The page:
9 Tips and Tricks for Making Change Stick in 2016
Change is difficult for everyone. This is particularly true for Canadians when the winter blues can shrink motivation and productivity down to the size of a snowflake. Even Canadian employers are looking for ways to take the chill out of low motivation in the workplace during the winter season.
Ironically, winter is also the time when Canadians tend to set commitments for change. Fortunately, we have some time-tested tips and tricks to help you stay on track with your new year’s resolutions for 2016.
Research shows that 31 percent of Canadians set a new year’s resolution, yet a whopping 73 percent eventually break them. The good news is that 90 percent of Canadians are continually looking for ways to improve their overall well-being—and goal achievement is one such way.
We consulted with some of Make A Change Canada’s business coaches, employment case managers, and program assistants to share their personal advice for making change stick in 2016.
1. Establish SMART goals
SMART goals are specific, measurable, attainable, realistic, and timely. Keeping your goals in check with this formula provides a framework for success.
“For setting any goal or outcome, you want to make sure you’re being as specific as possible and setting a deadline for each goal,” says Business Coach, Chantal Orr. “For example, you wouldn’t want your goal to be ‘I want to lose weight.’ That’s not clear. Clarity is power.”
Remember to take risks and set the bar high, but don’t undertake the impossible. Do your research first to confirm that your goal is attainable, and don’t set yourself up for disappointment.
2. Set up for success
To support any plan to change your circumstances, ensure that you set yourself up for success. From the necessary technology, to a suitable home work space, to having others to call on for support or feedback, get the necessary groundwork in place before pursuing your goals.
3. Use daily reminders
Map out exactly how and when you will work on achieving your goals with a personal calendar. Write down the tasks and subtasks required for completing each goal, pencil them into your calendar, and use this as your timeline.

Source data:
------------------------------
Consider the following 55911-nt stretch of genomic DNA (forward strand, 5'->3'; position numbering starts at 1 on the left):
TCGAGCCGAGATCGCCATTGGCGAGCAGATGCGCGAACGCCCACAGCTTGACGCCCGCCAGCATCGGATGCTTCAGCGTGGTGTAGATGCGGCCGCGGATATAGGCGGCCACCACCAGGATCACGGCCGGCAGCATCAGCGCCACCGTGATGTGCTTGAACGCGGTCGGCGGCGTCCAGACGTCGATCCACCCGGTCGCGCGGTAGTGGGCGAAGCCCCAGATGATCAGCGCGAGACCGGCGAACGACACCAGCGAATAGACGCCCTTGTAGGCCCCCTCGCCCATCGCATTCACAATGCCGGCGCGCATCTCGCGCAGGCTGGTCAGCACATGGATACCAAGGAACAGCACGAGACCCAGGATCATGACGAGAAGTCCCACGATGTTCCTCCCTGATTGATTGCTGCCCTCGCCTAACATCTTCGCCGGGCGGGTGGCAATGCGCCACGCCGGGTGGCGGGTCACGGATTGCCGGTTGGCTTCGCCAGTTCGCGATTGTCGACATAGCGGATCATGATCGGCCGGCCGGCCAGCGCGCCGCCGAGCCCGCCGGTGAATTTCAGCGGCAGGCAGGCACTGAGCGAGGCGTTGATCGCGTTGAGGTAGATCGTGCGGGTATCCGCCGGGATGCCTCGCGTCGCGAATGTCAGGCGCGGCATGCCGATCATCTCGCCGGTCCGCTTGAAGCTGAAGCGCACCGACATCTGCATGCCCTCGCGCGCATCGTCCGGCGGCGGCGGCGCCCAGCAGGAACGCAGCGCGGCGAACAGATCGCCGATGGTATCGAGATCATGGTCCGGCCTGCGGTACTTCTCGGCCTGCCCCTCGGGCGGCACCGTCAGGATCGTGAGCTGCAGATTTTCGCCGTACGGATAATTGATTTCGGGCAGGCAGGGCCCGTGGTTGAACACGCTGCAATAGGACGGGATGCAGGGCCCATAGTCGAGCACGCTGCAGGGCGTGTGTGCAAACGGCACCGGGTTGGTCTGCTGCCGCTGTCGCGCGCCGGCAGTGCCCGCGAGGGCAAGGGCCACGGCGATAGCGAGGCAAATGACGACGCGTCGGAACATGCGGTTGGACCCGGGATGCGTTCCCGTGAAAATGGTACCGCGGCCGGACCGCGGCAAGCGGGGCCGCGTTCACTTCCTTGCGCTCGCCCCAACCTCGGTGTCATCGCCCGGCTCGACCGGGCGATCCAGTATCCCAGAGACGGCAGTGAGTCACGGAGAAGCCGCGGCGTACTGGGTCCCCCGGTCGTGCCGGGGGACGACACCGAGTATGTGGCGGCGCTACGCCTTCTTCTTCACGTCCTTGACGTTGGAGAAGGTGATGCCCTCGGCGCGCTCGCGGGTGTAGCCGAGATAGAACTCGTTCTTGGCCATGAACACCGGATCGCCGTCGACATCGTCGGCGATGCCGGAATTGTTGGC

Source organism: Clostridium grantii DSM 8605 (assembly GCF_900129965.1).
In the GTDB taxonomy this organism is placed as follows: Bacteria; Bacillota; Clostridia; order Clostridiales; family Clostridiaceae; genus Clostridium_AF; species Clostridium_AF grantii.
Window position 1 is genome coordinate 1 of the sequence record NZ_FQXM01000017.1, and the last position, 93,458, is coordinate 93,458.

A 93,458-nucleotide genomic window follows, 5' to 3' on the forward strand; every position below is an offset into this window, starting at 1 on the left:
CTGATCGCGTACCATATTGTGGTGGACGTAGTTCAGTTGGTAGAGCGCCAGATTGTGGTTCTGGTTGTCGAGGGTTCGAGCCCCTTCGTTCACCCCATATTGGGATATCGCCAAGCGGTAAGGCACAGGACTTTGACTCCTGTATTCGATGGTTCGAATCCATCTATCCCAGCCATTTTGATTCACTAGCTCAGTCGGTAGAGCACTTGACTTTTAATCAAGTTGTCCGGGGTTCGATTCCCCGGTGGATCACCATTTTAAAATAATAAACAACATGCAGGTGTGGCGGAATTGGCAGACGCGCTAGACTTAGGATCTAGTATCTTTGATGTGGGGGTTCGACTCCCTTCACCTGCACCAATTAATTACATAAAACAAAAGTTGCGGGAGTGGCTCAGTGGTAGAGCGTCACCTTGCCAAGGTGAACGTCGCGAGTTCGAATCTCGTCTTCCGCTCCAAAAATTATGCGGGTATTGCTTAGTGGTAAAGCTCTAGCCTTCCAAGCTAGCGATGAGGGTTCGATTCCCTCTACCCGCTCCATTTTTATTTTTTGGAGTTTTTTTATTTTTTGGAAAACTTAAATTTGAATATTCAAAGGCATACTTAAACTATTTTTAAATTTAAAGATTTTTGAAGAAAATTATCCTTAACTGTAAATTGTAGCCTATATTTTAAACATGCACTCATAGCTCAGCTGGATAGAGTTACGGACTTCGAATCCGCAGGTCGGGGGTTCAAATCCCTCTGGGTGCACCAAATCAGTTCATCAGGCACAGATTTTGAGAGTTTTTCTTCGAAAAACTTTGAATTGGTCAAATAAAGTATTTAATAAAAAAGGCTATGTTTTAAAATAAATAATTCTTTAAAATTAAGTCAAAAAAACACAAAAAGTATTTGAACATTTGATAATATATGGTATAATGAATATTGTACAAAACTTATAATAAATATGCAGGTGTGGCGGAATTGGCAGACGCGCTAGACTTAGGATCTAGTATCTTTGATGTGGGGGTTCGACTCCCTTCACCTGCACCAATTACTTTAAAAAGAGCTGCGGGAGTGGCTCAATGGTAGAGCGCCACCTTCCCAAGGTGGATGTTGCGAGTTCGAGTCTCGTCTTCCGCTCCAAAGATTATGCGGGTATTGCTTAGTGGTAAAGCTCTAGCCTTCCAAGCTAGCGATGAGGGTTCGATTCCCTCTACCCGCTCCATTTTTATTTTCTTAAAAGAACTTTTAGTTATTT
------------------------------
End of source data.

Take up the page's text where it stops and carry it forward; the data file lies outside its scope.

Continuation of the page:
“When I was in university I used to plan out every hour of every day,” says Program Assistant, Marlisa Antifaeff. “This may seem too extreme for some, so perhaps it is best to roughly map out tasks for each day and allow some leeway in case your circumstances change.”
4. Choose an accountability partner
Work with a partner throughout the year in a mutually supportive capacity. Meet monthly to discuss strategies, hold each other accountable, and celebrate your shared progress.
“We are all more alike than we are different,” says Employment Case Manager, Mary Alton. “I can share the best of myself with others and hope they will, in turn, offer the same.”
When you share your aspirations with others, you are more likely to persevere. It can be humiliating to commit to a goal in the presence of those you hold in respect and never take the steps to make it happen.
5. Take small steps
Commit to change one day at a time rather than one week, month, or a year. Lengthy commitments can feel daunting and delay the impetus required to take necessary steps. If you fail to reach your goal that day, do not reprimand yourself; rather, begin anew the next day.
Approach tasks in the same manner. Specifically, deal with them one at a time to avoid feeling overwhelmed. Remember to focus on accomplishments—however small.
6. Change your thinking
Feelings of doubt and limiting thoughts often accompany goal setting. Remember that in order to effect any change, you must be willing to adjust your perspective on yourself and your surroundings. Think confidently about your abilities and capacity to change, and know that, wherever you are, resources and support networks are there to help you.
7. Be passionate
Results depend on the energy you bring to fulfilling your goals. When passion is lacking, goal achievement becomes an indifferent concern.
“Whatever you set as a goal should be achievable, challenging, and have a time frame,” says Team Leader, Douglas Tardif. “The essential ingredient that makes it happen though, is passion. If you find yourself no longer wanting the goal you set, by all means, set a new goal. Don't fall into the abyss of defeat chanting the Shoulda, Coulda, Woulda mantra.”
8. Imagine success
Approach your goals with a sense of confidence and expectancy. Imagine what achieving your goals will be like. Incorporate any and all senses that apply. How will accomplishing your goal look, sound, and feel to you? Enjoy the sense of momentum when things start shifting and aligning toward the change you desire.
9. Challenge yourself
Reach just beyond your current knowledge and skills. Don’t allow others to impose their conception of what you are or are not capable of. Show yourself—and your network of friends, family, and acquaintances—that you can do it!
“I recently heard from a student in our Web Essentials/Web Advanced program that her friends and family were astounded when she told them she was considering completing this training,” says Executive Director, Anne-Marie Edgar. “Instead of giving up, the student saw this as an opportunity to challenge herself. Today, I am pleased to say she is excelling in the program and is well on her way to reinstating herself in the labour market.”
Discover how Make A Change Canada’s programs can help you stand out in today’s labour market by registering for our upcoming Information Session.
KNOW MORE! Make A Change Canada Information Session
with Executive Director Anne-Marie Edgar, Team Leader Douglas Tardif, and Employment Case Manager Mary Alton
Thursday, March 3 at 11:00 a.m. Pacific (2:00 p.m. Eastern)